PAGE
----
Can you tell us about your responsibilities?
I continue to serve as the executive director at Daystar. My day job is that I oversee our mission, offering hope to hurting kids and families. I meet with many of our children and families the first time they come to our offices. I work with our entire staff to continue to create a safe place, that also happens to be a nonprofit, and work with our development team to hold our two main fundraisers each year: The Bike Thing and An Evening in December. I love teaching Bible studies at Daystar, as well, and continue to be the liaison between our very gracious board and our talented staff. During the summers, my lake house, which I named Hopetown, transforms into where we host our summer sessions—weeklong programs for kids who are involved in Daystar to learn and discover more of who God has created them to be. I teach the Bible there, as well as get to enjoy the children and driving boats, too, from time to time! On the side, I have had the honor of co-authoring six books, with Sissy Goff and David Thomas, including Raising Girls and Intentional Parenting. We have a blog called raisingboysandgirls.com and speak across the country to parents, all in the hope of taking the help—and hope—folks find at Daystar outside of the walls of our little yellow house.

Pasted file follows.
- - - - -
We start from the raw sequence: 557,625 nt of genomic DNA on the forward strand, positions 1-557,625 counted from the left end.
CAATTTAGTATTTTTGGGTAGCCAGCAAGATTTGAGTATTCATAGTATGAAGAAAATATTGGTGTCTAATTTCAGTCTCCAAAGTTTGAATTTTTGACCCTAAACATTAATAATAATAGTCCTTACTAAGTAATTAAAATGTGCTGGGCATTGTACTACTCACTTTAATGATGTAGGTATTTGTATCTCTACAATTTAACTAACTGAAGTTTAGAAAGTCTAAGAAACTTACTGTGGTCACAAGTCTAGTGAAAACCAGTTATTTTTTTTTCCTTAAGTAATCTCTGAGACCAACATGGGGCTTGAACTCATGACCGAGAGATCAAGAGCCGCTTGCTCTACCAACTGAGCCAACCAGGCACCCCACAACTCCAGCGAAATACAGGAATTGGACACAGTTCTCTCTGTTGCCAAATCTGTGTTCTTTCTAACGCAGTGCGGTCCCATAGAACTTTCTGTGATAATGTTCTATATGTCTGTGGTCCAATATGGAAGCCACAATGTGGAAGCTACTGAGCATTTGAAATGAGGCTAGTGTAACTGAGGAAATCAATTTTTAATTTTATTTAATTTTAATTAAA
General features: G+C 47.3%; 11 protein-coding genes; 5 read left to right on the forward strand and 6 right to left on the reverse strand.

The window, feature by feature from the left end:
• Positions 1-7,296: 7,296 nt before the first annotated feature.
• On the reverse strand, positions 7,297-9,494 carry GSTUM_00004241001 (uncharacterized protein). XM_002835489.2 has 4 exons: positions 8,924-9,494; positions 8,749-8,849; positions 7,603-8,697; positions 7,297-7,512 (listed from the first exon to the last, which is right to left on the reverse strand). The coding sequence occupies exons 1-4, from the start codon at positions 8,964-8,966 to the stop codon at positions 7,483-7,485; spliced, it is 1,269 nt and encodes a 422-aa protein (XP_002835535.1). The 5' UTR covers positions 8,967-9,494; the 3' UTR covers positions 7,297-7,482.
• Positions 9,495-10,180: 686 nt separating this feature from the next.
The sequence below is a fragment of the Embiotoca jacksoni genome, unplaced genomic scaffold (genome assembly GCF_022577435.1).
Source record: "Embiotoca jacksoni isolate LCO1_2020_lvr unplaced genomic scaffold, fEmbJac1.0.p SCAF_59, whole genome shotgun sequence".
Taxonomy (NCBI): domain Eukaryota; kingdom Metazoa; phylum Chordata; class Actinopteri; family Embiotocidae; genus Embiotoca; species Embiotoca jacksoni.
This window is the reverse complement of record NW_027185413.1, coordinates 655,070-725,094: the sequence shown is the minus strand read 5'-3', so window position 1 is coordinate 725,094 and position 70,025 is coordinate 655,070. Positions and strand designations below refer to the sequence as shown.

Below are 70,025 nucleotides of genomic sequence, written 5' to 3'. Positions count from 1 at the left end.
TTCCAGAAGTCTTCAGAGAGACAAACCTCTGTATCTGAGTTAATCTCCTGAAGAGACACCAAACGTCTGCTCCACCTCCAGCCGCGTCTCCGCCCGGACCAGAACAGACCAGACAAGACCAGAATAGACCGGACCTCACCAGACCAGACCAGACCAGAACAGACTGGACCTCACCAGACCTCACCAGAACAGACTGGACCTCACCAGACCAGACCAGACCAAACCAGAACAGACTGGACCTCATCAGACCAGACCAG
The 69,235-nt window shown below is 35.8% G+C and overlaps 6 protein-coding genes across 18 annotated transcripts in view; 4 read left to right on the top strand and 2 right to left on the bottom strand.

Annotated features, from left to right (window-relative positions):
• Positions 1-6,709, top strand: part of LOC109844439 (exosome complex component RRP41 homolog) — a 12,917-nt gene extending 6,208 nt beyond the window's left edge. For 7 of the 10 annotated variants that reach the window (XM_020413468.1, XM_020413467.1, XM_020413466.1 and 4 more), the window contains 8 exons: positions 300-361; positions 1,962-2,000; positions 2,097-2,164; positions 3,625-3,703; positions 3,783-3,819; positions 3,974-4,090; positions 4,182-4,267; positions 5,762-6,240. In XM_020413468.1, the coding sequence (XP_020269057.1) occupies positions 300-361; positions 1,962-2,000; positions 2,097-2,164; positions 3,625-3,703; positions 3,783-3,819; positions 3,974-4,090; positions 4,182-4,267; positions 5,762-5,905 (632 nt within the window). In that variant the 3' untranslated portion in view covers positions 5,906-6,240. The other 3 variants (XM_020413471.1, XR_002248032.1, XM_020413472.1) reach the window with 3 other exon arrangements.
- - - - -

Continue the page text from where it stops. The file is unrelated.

What is the most rewarding part of your job?
I love to see kids begin to believe they make a difference. It is our belief at Daystar that, no matter what’s happened in a child’s life—or any of our lives—we can still give. That giving is a part of the opportunities we offer kids. We have children who have been involved in counseling who give back by helping lead our younger kids’ groups and our summer programs at Daystar. Our tagline at Daystar is “One life touching another,” and it is a gift every time to see a child who experiences the difference that they can make in the life of someone else.
What’s your favorite way to relax and unwind?
Breakfast. It all begins with breakfast. In an ideal world, I’d like to start each day sitting around the table with coffee, conversation with friends, family and a good breakfast. If the weather is nice, I’d then like to take a ride in my ’79 MG enjoying the sights of our lovely city. On a rainy day, you can find me curled up under a quilt, reading—and maybe drinking more coffee.